Of particular environmental concern for Americans are the coastal ecosystems that thrive on or near the U.S. coast. Many of them house either endangered species or protected species, and offshore drilling poses a risk to these ecosystems even if there is no spillage. The location of drilling platforms can disrupt the migratory patterns of birds and affect the marine mammals that live off the coast. Fishing off the U.S. coast can also be damaged by offshore drilling, which can impact the fishing grounds and, in turn, affect state economies.
Despite the spill in the Santa Barbara Canal in the early 1970s, the Arab Oil Embargo helped to increase offshore drilling. The embargo restricted the flow of Arab oil into the United States, causing a shortage of oil for Americans. As a result, President Richard Nixon announced a project to help the United States become independent of foreign oil. Nixon's plan included offering support for oil exploration in America, which included the Alaska pipeline and increased leases off the Outer Continental Shelf (submerged land belonging to the United States).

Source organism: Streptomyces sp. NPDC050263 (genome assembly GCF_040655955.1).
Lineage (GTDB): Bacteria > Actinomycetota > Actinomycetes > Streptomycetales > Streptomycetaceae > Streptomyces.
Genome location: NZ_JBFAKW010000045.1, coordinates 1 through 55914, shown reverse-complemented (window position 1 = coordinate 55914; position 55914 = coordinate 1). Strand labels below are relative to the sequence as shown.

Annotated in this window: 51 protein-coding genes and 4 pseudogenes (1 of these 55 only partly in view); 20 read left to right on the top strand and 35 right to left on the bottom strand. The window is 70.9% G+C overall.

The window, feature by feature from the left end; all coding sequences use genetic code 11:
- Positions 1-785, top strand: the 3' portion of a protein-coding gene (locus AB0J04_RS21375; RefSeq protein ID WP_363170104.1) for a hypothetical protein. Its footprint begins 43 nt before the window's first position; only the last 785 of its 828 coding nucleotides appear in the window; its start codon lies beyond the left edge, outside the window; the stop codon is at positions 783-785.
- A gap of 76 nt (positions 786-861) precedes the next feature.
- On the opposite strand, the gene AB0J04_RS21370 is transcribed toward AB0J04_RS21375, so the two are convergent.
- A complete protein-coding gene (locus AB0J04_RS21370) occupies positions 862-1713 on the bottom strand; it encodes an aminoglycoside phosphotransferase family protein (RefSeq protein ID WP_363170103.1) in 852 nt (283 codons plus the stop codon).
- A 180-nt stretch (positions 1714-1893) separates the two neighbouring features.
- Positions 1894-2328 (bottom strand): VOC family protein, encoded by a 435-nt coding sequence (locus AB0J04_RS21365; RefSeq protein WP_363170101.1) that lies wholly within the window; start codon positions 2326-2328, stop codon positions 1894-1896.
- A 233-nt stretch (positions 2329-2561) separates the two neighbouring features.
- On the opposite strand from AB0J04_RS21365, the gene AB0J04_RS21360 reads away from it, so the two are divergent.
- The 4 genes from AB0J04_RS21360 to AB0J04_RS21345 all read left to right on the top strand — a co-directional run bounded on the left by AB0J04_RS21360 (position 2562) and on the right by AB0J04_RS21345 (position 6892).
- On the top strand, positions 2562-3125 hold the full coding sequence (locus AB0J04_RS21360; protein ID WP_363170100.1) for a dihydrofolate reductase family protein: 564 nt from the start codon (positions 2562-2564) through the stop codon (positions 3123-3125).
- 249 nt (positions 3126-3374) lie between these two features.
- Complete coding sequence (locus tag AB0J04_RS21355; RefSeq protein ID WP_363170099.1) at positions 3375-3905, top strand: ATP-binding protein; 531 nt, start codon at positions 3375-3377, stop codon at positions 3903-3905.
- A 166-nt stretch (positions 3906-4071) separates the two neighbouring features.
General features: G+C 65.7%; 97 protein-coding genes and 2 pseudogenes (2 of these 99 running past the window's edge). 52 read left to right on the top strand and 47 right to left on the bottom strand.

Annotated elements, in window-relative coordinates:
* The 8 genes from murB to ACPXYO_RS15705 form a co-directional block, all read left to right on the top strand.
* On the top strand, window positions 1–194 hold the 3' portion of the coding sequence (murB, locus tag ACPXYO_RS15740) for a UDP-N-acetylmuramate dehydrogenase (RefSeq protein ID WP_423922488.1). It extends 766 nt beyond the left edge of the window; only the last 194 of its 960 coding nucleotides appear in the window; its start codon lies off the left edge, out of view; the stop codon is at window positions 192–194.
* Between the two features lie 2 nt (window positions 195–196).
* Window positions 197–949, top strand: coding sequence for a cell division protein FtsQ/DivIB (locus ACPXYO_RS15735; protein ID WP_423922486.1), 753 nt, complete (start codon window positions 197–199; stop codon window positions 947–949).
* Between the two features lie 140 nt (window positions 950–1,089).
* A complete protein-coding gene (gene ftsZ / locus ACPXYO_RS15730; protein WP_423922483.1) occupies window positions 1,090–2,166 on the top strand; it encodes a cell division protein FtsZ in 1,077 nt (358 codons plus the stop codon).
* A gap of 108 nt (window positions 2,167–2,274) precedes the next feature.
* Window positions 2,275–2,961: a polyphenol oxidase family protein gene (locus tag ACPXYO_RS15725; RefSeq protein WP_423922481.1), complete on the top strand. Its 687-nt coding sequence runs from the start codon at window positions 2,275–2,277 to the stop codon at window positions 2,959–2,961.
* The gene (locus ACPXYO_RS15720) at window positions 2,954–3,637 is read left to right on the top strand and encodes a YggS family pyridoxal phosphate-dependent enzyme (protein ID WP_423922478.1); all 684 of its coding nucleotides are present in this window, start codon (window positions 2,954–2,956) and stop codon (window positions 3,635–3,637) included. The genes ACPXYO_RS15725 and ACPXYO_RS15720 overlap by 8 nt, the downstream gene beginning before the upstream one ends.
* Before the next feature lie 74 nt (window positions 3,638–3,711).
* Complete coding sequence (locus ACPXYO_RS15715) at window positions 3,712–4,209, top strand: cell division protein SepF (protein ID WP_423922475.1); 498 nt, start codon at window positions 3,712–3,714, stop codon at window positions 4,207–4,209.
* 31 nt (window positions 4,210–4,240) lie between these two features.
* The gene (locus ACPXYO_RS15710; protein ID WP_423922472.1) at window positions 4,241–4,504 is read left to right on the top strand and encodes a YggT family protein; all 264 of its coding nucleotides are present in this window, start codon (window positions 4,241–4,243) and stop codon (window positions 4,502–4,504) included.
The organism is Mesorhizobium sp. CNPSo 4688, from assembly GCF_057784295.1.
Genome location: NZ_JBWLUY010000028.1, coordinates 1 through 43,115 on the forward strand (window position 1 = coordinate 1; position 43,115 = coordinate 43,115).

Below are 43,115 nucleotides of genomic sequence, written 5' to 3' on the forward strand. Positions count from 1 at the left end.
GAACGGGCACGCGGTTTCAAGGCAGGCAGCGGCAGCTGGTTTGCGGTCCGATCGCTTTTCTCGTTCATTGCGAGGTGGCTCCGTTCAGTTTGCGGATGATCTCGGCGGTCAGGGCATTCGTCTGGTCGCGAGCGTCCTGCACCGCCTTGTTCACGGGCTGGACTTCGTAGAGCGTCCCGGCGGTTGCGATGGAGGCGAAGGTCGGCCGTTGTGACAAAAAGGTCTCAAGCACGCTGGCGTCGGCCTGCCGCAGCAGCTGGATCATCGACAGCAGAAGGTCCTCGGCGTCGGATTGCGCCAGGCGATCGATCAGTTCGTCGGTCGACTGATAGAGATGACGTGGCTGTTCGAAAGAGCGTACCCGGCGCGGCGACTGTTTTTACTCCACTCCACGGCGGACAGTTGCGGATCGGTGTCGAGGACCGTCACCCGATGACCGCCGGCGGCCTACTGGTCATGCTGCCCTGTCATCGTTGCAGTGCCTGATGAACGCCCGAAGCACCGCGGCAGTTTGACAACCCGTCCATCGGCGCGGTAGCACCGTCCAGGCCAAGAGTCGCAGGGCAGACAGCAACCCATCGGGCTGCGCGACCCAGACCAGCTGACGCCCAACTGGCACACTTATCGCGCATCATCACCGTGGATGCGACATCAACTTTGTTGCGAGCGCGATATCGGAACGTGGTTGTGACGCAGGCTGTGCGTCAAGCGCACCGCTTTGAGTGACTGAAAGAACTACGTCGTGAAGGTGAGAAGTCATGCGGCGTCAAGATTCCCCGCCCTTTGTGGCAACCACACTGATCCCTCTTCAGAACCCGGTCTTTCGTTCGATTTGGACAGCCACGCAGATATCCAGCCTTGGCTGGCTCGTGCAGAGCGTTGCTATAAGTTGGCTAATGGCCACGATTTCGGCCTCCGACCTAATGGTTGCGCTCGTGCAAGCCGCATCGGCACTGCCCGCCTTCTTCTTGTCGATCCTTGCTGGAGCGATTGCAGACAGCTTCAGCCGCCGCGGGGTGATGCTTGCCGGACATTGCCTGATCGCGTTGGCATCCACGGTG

In sharp contrast to the technological developments that allow for offshore drilling in ever-deeper waters and carry oil to the surface for Americans to consume, the technology to clean up after oil spills has not been able to keep up. The use of skimming, dispersables (chemicals used to disperse oil in water after it's spilled), and collecting oil after it has washed up on the beach are insufficient when compared with the technological advances that make it possible for companies to drill miles below the water's surface into the gulf. This disparity between technological advances validates the concerns of environmental groups especially in the wake of the 2010 BP gulf spill.